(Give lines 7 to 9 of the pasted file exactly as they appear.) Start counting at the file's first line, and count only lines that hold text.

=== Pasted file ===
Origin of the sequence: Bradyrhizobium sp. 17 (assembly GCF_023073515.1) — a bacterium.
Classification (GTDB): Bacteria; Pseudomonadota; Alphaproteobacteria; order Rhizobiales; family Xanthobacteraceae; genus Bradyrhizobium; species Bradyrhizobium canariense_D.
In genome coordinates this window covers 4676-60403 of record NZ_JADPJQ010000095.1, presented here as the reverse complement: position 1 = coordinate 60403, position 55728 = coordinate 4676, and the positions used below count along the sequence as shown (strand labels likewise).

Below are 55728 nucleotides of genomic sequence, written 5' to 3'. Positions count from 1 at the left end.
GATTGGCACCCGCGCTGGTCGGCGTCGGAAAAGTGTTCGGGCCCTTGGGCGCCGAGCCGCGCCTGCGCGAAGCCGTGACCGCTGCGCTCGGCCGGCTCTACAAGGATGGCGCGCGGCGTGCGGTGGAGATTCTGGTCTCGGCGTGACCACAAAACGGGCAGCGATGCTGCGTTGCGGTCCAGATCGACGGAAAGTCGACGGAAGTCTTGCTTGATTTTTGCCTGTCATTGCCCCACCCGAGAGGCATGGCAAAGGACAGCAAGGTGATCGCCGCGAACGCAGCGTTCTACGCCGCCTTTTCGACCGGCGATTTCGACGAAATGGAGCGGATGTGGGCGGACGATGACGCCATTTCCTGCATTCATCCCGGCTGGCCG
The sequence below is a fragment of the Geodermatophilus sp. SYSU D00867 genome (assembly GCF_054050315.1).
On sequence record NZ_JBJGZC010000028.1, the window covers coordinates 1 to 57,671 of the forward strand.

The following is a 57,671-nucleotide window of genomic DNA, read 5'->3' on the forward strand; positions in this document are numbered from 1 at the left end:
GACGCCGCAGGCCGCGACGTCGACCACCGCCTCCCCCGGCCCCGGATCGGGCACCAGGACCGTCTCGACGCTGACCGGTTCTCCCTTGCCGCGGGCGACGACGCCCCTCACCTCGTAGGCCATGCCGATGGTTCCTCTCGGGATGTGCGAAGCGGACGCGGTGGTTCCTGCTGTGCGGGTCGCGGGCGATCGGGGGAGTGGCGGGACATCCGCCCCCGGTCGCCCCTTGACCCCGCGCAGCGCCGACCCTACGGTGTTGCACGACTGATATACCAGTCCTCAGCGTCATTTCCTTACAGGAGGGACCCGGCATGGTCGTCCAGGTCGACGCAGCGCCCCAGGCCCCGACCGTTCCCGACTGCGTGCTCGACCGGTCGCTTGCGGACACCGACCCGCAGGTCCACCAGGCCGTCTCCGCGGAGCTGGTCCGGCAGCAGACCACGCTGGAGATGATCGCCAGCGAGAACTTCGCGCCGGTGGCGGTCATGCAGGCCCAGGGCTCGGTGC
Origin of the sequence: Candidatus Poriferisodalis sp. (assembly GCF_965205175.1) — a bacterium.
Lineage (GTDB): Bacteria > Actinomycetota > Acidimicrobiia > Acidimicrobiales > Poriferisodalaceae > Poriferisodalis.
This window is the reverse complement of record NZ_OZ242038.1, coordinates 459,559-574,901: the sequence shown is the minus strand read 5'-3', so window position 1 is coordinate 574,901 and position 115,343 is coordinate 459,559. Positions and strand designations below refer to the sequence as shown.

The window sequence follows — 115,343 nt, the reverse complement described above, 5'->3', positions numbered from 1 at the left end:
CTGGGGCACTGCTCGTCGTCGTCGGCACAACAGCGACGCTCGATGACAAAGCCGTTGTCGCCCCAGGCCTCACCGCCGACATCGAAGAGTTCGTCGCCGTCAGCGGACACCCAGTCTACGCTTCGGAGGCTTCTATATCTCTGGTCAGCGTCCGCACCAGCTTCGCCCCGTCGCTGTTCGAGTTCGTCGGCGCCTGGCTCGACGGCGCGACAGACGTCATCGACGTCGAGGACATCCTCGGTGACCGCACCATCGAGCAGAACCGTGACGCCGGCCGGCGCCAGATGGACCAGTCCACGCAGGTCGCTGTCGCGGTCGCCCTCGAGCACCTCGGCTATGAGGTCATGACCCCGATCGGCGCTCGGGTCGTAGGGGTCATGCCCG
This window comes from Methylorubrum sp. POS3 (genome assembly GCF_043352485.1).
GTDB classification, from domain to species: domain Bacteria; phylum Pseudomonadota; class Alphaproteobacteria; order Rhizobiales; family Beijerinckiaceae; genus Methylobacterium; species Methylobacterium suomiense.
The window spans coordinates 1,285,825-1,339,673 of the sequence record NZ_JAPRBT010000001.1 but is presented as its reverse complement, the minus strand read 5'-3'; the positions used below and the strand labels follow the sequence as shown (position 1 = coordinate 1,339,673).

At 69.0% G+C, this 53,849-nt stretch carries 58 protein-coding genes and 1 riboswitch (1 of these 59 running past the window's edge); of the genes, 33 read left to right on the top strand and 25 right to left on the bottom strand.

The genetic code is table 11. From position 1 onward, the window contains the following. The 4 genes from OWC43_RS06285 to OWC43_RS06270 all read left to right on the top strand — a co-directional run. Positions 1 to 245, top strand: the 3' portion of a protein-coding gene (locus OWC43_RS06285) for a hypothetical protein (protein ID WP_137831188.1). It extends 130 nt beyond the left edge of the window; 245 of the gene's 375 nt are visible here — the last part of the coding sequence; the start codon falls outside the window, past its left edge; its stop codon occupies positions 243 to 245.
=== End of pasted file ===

On sequence record NZ_JBJGZC010000028.1, the window covers coordinates 1 to 57,671 of the forward strand.

The following is a 57,671-nucleotide window of genomic DNA, read 5'->3' on the forward strand; positions in this document are numbered from 1 at the left end:
GACGCCGCAGGCCGCGACGTCGACCACCGCCTCCCCCGGCCCCGGATCGGGCACCAGGACCGTCTCGACGCTGACCGGTTCTCCCTTGCCGCGGGCGACGACGCCCCTCACCTCGTAGGCCATGCCGATGGTTCCTCTCGGGATGTGCGAAGCGGACGCGGTGGTTCCTGCTGTGCGGGTCGCGGGCGATCGGGGGAGTGGCGGGACATCCGCCCCCGGTCGCCCCTTGACCCCGCGCAGCGCCGACCCTACGGTGTTGCACGACTGATATACCAGTCCTCAGCGTCATTTCCTTACAGGAGGGACCCGGCATGGTCGTCCAGGTCGACGCAGCGCCCCAGGCCCCGACCGTTCCCGACTGCGTGCTCGACCGGTCGCTTGCGGACACCGACCCGCAGGTCCACCAGGCCGTCTCCGCGGAGCTGGTCCGGCAGCAGACCACGCTGGAGATGATCGCCAGCGAGAACTTCGCGCCGGTGGCGGTCATGCAGGCCCAGGGCTCGGTGC